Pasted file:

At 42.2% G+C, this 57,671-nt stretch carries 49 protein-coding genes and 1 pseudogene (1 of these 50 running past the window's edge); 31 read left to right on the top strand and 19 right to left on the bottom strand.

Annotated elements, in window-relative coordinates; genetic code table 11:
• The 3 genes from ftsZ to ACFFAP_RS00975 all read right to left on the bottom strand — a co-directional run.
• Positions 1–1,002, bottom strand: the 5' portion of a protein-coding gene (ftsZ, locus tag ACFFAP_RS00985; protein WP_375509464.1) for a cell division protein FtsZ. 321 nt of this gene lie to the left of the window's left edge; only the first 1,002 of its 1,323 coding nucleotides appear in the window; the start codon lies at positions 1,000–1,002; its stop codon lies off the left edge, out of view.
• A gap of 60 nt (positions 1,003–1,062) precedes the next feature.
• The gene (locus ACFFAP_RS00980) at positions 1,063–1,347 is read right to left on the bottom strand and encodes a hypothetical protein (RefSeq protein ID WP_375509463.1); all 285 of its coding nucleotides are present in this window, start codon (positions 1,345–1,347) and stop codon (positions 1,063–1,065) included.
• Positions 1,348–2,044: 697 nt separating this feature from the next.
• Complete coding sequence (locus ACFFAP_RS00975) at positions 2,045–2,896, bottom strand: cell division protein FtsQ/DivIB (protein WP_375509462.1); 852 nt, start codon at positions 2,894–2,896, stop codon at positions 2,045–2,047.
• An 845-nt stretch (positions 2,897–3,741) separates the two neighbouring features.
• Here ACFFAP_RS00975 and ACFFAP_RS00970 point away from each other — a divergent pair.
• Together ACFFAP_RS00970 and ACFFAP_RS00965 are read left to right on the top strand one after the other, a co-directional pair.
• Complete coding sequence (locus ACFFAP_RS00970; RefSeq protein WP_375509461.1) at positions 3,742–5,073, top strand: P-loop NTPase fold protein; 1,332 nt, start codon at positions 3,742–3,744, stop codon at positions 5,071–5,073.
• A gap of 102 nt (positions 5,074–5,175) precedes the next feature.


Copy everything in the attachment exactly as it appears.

At 42.2% G+C, this 57,671-nt stretch carries 49 protein-coding genes and 1 pseudogene (1 of these 50 running past the window's edge); 31 read left to right on the top strand and 19 right to left on the bottom strand.

Annotated elements, in window-relative coordinates; genetic code table 11:
• The 3 genes from ftsZ to ACFFAP_RS00975 all read right to left on the bottom strand — a co-directional run.
• Positions 1–1,002, bottom strand: the 5' portion of a protein-coding gene (ftsZ, locus tag ACFFAP_RS00985; protein WP_375509464.1) for a cell division protein FtsZ. 321 nt of this gene lie to the left of the window's left edge; only the first 1,002 of its 1,323 coding nucleotides appear in the window; the start codon lies at positions 1,000–1,002; its stop codon lies off the left edge, out of view.
• A gap of 60 nt (positions 1,003–1,062) precedes the next feature.
• The gene (locus ACFFAP_RS00980) at positions 1,063–1,347 is read right to left on the bottom strand and encodes a hypothetical protein (RefSeq protein ID WP_375509463.1); all 285 of its coding nucleotides are present in this window, start codon (positions 1,345–1,347) and stop codon (positions 1,063–1,065) included.
• Positions 1,348–2,044: 697 nt separating this feature from the next.
• Complete coding sequence (locus ACFFAP_RS00975) at positions 2,045–2,896, bottom strand: cell division protein FtsQ/DivIB (protein WP_375509462.1); 852 nt, start codon at positions 2,894–2,896, stop codon at positions 2,045–2,047.
• An 845-nt stretch (positions 2,897–3,741) separates the two neighbouring features.
• Here ACFFAP_RS00975 and ACFFAP_RS00970 point away from each other — a divergent pair.
• Together ACFFAP_RS00970 and ACFFAP_RS00965 are read left to right on the top strand one after the other, a co-directional pair.
• Complete coding sequence (locus ACFFAP_RS00970; RefSeq protein WP_375509461.1) at positions 3,742–5,073, top strand: P-loop NTPase fold protein; 1,332 nt, start codon at positions 3,742–3,744, stop codon at positions 5,071–5,073.
• A gap of 102 nt (positions 5,074–5,175) precedes the next feature.